> exist. When you type units without the ./ it is running the units program
    > found in your PATH.
    >
    > If you want to see what file is really going to run when you type in a
    > command, such as ./units or units, you can use the which command.
    >
    > % which units
    >
    >
    > Does that help?
    >
    > stonerfish


    Yes that does help a great deal.. Thanks so much for answering my post.
    I think I am sorting it out now...

    S.

  6. Re: The Period slash revisited...

    Begin
    On Fri, 11 Jan 2008 07:48:07 -0600, Samantha wrote:
    [snip!]
    > so when I used the ./units and I got the error, the program that I did
    > the configure on and the make actually failed...
    >
    > well I did a
    >
    > $ ls -l /usr/bin/units
    >
    > and it spit out
    >
    > -r-xr-xr-x 1 root wheel 18644 Mar 20 2005 /usr/bin/units
    >
    > which means this is a common program and it was put on this machine back
    > in 2005 by wheel ?? don't understand how that happened.. but okay..


    units is indeed a common program, or at least it is on many systems.


    > and the units that was i compiled in the ~/units174/bin directory
    > actually failed to run because it couldn't find a file.


    Correct.


    > well that leaves me to sort out the mystery of the failed compile.
    > okay..


    It doesn't look like the compile as such failed. The program ran fine;
    it just decided it couldn't do what you expected without that file. The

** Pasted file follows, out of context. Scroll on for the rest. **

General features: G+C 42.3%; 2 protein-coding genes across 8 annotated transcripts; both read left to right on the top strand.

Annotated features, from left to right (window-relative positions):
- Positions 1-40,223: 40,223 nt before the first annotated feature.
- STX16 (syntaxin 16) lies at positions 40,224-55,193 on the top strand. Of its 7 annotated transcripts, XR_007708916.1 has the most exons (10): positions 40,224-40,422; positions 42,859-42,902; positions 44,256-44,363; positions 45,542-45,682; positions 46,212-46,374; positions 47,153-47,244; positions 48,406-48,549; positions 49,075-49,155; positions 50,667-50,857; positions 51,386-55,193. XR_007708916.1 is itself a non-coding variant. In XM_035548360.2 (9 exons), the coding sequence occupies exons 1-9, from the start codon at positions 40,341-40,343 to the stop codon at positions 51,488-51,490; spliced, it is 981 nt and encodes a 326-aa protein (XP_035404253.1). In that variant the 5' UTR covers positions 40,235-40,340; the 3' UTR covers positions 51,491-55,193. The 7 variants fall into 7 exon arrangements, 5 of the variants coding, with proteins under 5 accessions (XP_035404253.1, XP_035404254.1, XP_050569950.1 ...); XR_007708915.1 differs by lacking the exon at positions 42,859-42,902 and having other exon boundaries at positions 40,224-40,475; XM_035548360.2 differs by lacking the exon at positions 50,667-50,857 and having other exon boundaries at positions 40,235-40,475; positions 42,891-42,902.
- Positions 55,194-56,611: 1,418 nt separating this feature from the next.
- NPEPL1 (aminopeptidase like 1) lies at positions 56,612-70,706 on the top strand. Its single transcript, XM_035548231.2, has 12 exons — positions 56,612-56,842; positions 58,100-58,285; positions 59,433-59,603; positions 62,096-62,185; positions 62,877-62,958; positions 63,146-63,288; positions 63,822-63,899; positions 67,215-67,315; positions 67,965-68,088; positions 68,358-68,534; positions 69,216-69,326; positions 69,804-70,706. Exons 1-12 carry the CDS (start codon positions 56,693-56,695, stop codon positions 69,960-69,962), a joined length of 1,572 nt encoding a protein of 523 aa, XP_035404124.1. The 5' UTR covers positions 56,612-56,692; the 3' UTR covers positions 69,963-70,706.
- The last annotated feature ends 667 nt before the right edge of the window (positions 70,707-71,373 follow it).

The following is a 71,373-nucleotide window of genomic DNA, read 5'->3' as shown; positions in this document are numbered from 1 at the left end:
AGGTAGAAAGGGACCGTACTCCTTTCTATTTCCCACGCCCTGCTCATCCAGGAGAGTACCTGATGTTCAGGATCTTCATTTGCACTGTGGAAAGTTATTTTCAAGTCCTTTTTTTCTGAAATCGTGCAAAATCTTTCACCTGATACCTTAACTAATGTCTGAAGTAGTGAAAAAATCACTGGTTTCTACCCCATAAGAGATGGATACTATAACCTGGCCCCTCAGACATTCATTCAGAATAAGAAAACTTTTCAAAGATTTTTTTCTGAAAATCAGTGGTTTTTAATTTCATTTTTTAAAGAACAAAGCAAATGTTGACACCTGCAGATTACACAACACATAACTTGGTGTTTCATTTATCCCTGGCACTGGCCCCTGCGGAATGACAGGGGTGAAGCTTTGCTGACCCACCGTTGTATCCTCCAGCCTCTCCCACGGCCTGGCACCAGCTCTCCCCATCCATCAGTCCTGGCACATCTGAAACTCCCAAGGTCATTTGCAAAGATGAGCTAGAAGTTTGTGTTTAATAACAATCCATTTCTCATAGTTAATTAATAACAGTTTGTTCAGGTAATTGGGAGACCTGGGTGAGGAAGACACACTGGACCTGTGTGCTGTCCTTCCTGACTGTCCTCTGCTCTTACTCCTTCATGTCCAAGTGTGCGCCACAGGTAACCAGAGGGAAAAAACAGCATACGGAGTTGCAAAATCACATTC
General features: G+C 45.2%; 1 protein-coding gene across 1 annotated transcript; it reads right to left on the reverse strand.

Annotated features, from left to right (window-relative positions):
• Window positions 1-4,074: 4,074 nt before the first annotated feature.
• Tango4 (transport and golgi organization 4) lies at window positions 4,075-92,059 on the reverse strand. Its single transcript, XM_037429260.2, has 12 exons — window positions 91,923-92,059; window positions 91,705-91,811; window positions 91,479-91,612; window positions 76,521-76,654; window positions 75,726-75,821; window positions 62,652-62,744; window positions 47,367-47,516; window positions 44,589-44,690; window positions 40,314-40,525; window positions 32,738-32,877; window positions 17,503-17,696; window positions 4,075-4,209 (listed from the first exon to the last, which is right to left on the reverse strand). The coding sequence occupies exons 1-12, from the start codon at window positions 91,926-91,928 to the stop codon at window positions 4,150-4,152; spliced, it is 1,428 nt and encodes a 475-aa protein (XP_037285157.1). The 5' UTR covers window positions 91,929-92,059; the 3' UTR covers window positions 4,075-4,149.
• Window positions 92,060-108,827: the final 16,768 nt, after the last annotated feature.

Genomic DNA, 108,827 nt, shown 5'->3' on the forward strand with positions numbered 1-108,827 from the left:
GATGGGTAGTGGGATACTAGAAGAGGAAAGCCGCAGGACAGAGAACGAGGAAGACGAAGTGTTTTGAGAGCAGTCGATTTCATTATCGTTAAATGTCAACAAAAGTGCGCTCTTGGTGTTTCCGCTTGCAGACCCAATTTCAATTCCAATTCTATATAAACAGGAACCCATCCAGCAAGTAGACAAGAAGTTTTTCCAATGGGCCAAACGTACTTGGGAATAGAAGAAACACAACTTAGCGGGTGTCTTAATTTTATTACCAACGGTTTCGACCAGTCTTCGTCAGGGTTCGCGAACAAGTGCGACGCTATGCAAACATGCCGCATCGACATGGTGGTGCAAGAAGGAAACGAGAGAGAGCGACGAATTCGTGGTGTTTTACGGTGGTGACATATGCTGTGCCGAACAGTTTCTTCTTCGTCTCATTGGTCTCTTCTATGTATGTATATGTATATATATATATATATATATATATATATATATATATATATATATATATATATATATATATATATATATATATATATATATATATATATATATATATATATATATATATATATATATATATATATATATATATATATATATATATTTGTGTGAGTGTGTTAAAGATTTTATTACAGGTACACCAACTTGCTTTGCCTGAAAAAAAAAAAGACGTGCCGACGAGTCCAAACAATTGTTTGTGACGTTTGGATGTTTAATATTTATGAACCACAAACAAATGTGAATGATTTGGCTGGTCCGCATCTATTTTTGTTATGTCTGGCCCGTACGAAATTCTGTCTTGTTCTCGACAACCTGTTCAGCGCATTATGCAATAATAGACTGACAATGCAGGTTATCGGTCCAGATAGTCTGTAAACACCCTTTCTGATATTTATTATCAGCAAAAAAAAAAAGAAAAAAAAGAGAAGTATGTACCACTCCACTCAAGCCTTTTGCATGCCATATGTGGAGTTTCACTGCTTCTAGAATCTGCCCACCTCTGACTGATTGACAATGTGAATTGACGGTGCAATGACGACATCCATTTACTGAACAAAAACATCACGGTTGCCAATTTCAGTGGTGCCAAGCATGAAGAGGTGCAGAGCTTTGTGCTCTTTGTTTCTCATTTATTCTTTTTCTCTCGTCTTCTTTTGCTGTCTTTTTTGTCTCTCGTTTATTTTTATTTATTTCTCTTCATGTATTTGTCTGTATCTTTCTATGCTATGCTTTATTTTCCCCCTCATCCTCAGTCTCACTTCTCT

units in /usr/bin expects its file somewhere else[1], and does find it
    there. To change where your copy expects that file, set the appropriate
    configuration option to ./configure (that is one of the things configure
    does). Which option that is I'll leave as an excercise.


    > I think I am getting a handle on this.. you think they would have
    > mentioned that earlier in the execrcise.. this is a heck of a way to
    > find out.
    >
    > BUT.. I DO THANK YOU FOR SORTING THIS OUT FOR ME.. I thought I was going
    > mad for a moment.


    Unix is pretty short in its error messages --it is that way for a
    reason-- but it does mean you need to know something of its mechanics to
    understand what it is trying to say. Your tutorial might have assumed
    you already knew this, or, well, it forgot to mention. It too is written
    by humans, after all. :-)


    [1] See units(1) (IE, the manpage for units: `man 1 units') under the
    FILES section where it expects its standard units library file. At
    least my system does explain it there.

    --
    j p d (at) d s b (dot) t u d e l f t (dot) n l .
    This message was originally posted on Usenet in plain text.
    Any other representation, additions, or changes do not have my
    consent and may be a violation of international copyright law.